We are currently in the process of implementing View across our organization and the main complaint we are having from our users is that it takes about 40 seconds to a minute to log in to the guest OS. I will preface this question by stating that the users currently do not have to log in at all (computers stay logged in with generic accounts) so they have no concept of what it actually takes to log in to a Windows system and any login time is going to be percieved as to long to them. That said, what kind of login times are you guys seeing and what, if anything, have you done to shorten those times? Any advice would be a huge help.
I understand that by using floating assignment a new profile get's built everytime and by using dedictated desktops we can mitigate some of this but that would become a storage/host nightmare because we would end up carrying probably 2000+ desktops in order to support a max of 300 or so active users becuase we are a 24x7 operation. Floating assignment is the only way we can afford to scale our environment appropriately to meet the needs.
We are activley creating an upgrade plan to get to View 5 to take advantage of Persona Management but are realisticly 3-4 months from that and the goal is to have VDI rolled out to the majority of our users by the end of Feb. We are also purchasing a new storage array and multiple new hosts to get us off any potential bottlenecks the old equipment is providing but that is a few weeks down the road as well.
After further testing I havd found that the majority of the login times are taken up by drive/printer mappings from AD. Any suggestions as to how to bets measure which mapping is taking up the time or identify ways to speed this up?
As a frame of reference we are using ESXi 4.1 on our hosts and are currently using View 4.5.
We have the same issue, if the user log into the new floating desktop it takes about 45-50 sec for creating the user profile. When he gets the same desktop he previously logged in it takes 7-10 sec to login. We contacted the Support, they collected the log files, we are still working on this.
Question: Why not keep the same workflow? If your users are already using generic accounts, why don't you just keep it that way. If they are generic i wouldn't even bother with RTO profiles (or roaming profiles). I'd create a mandatory profile in the master image. With a mandatory profile and a generic account your log in time should be a couple of seconds.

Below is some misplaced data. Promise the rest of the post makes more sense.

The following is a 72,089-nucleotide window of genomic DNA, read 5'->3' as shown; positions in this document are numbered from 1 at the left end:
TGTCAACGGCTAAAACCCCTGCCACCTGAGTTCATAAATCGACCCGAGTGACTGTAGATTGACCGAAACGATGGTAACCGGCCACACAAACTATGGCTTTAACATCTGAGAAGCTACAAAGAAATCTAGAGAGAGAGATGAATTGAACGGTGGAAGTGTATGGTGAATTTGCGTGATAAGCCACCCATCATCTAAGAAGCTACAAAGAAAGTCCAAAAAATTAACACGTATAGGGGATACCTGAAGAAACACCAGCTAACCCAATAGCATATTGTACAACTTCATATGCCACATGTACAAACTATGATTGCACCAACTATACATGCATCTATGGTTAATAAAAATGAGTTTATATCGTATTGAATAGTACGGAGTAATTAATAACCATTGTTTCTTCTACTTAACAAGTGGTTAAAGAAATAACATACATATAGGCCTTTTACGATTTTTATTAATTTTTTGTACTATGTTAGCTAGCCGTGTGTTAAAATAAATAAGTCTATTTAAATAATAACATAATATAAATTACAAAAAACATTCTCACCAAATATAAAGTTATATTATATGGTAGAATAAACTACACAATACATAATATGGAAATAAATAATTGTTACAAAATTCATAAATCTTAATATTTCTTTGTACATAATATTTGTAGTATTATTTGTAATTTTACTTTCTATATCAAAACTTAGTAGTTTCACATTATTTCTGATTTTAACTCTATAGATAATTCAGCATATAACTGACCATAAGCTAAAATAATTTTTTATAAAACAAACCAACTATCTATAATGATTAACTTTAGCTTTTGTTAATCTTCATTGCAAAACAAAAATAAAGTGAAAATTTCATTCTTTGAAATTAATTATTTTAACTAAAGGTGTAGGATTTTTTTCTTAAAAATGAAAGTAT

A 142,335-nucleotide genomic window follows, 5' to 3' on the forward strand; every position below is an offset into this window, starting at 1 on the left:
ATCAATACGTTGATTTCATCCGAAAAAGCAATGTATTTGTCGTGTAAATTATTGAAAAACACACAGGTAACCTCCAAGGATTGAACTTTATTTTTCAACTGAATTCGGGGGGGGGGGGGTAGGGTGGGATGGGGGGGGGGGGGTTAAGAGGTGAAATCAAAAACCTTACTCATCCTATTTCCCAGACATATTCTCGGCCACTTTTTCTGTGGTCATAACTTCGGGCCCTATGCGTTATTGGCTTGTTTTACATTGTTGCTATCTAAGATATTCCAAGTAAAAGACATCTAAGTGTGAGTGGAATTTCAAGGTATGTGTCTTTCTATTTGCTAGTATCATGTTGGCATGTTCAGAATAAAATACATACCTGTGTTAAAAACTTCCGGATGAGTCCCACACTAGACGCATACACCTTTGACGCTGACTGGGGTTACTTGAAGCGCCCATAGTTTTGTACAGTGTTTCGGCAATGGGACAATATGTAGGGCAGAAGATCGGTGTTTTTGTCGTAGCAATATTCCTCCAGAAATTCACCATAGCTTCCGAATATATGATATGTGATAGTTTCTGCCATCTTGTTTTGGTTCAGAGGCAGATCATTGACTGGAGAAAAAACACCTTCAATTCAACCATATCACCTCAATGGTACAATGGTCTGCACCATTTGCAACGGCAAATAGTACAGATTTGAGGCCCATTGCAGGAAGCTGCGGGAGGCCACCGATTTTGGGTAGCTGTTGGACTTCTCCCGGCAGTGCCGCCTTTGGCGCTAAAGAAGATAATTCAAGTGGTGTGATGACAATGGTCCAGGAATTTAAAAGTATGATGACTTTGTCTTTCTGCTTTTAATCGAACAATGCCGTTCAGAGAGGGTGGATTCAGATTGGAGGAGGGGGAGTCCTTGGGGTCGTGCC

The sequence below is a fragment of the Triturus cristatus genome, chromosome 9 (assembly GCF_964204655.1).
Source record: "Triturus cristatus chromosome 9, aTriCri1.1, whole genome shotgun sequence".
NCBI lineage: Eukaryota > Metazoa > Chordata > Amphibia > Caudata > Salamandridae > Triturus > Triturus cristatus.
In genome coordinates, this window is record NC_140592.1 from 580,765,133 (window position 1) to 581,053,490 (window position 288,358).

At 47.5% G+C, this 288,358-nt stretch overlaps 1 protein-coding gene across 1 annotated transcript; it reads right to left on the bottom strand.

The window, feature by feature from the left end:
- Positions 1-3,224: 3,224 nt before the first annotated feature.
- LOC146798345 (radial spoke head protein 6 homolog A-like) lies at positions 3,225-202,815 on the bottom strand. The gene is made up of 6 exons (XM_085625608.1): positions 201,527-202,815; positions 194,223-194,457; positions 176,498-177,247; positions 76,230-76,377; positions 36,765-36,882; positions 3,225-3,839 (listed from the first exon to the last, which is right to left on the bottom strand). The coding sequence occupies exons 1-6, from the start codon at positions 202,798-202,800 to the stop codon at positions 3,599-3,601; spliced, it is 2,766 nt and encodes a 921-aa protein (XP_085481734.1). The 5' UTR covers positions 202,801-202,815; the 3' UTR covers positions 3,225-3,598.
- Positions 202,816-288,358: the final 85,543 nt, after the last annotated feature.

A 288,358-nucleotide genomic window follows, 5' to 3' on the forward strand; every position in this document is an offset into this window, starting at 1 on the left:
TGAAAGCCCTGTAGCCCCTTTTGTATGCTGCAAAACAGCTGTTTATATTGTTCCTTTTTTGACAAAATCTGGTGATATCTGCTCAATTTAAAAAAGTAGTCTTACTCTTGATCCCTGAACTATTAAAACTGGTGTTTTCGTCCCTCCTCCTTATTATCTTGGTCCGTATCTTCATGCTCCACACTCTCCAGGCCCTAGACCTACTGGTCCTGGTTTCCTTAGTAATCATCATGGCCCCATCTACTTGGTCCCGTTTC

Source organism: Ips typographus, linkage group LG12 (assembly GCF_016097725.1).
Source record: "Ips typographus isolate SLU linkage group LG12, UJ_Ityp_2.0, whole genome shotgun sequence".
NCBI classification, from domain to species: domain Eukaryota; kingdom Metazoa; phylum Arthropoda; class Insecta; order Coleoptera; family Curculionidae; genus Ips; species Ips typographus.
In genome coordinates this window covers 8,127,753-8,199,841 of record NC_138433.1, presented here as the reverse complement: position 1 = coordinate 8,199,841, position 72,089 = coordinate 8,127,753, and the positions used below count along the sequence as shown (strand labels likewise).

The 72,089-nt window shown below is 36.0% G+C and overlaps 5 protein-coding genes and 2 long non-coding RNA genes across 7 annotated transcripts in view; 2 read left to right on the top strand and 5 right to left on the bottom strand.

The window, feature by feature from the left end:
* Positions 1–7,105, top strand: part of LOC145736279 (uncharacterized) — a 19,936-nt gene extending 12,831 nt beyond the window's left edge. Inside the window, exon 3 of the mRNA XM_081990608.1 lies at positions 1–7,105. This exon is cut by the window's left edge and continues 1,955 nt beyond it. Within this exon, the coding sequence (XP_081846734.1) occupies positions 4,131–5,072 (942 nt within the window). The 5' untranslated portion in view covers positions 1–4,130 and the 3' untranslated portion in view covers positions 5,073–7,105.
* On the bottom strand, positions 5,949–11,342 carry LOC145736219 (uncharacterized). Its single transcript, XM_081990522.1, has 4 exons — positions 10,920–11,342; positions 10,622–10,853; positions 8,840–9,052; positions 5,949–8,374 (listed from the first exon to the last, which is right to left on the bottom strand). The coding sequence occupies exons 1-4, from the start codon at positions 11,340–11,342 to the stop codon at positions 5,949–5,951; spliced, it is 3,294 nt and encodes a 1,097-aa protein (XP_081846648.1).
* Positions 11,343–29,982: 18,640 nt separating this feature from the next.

Also, as you design this system you should pay close attention to Fast Caching technologies. Your mind will be blown once you see what caching can do to your boot time. Using a Fast Caching VM I was able to have a VM go from powered off to logged in in a hair over 5 seconds.
My main point is if you already have the luxury of having generic accounts, and you are concerned with log in times, stick with the work flow you have and you should be able to smoke your physical environment.
Normally I would agree with not reinventing the wheel, however we don't really havethe luxury of using generic accounts due to regulatory compliance issues that require us to be able to have audit trails for individual users and the fact that we are using a Single Sign On application that requires the users to be logged in to the VM as themselves in order to work. Basically the generic accounts were implemented as an appeasement method for the end users years ago that everyone (except the end users) regrets to this day because we get destroyed on Security Audits for using them.
We are currently using fast cacheing on our storage array an, while I am sure it is helping somewhat, the fact of the matter is that it is the GPO application in Windows that is taking the time specifically the mapping of printers. What I am really looking for is if anyone else has been able to find some middle ground on these issues that meets our regulatory compliance goals and provides the users with the fast log in times they are looking for.
Thanks for the response,
That makes perfect sense.
Printers tend to be the PITA in the log in process so how about you start by just removing all printers and measure the time it takes, that'll be the control. See if the control meets your desired log in time. If it does then as you add printers we will discover how much time it adds to the process. There are a lot of different ways to go about getting printers on your desktop so you'll end up having to fool with various methods to determine what is the best for your environment.
To support what Mattim was getting to, in your GPO there should be a setting that allows the printers to create post log in, I don't remember what the setting is off the top of my head but it something like "don't wait for all printers to load". This should help.